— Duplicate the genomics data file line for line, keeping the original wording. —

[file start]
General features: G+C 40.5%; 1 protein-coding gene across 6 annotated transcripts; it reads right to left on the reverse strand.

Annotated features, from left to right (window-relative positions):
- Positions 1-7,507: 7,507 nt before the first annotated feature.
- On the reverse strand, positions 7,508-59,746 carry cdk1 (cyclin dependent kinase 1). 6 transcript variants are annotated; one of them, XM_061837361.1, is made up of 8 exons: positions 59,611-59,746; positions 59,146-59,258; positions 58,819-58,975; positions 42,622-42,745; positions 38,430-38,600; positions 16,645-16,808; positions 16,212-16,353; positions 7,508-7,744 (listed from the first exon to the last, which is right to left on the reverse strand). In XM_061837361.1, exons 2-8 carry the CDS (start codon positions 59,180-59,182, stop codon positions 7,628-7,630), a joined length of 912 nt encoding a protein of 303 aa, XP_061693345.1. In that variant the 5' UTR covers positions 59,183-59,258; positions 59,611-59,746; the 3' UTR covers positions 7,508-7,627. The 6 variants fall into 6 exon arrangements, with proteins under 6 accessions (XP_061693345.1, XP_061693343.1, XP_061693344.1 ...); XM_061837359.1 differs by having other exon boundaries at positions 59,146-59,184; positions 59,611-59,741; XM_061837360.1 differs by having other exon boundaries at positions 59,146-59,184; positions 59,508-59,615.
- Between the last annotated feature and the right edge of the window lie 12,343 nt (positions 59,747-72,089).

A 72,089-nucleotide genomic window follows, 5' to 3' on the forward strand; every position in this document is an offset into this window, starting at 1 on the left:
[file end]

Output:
General features: G+C 40.5%; 1 protein-coding gene across 6 annotated transcripts; it reads right to left on the reverse strand.

Annotated features, from left to right (window-relative positions):
- Positions 1-7,507: 7,507 nt before the first annotated feature.
- On the reverse strand, positions 7,508-59,746 carry cdk1 (cyclin dependent kinase 1). 6 transcript variants are annotated; one of them, XM_061837361.1, is made up of 8 exons: positions 59,611-59,746; positions 59,146-59,258; positions 58,819-58,975; positions 42,622-42,745; positions 38,430-38,600; positions 16,645-16,808; positions 16,212-16,353; positions 7,508-7,744 (listed from the first exon to the last, which is right to left on the reverse strand). In XM_061837361.1, exons 2-8 carry the CDS (start codon positions 59,180-59,182, stop codon positions 7,628-7,630), a joined length of 912 nt encoding a protein of 303 aa, XP_061693345.1. In that variant the 5' UTR covers positions 59,183-59,258; positions 59,611-59,746; the 3' UTR covers positions 7,508-7,627. The 6 variants fall into 6 exon arrangements, with proteins under 6 accessions (XP_061693345.1, XP_061693343.1, XP_061693344.1 ...); XM_061837359.1 differs by having other exon boundaries at positions 59,146-59,184; positions 59,611-59,741; XM_061837360.1 differs by having other exon boundaries at positions 59,146-59,184; positions 59,508-59,615.
- Between the last annotated feature and the right edge of the window lie 12,343 nt (positions 59,747-72,089).

A 72,089-nucleotide genomic window follows, 5' to 3' on the forward strand; every position in this document is an offset into this window, starting at 1 on the left: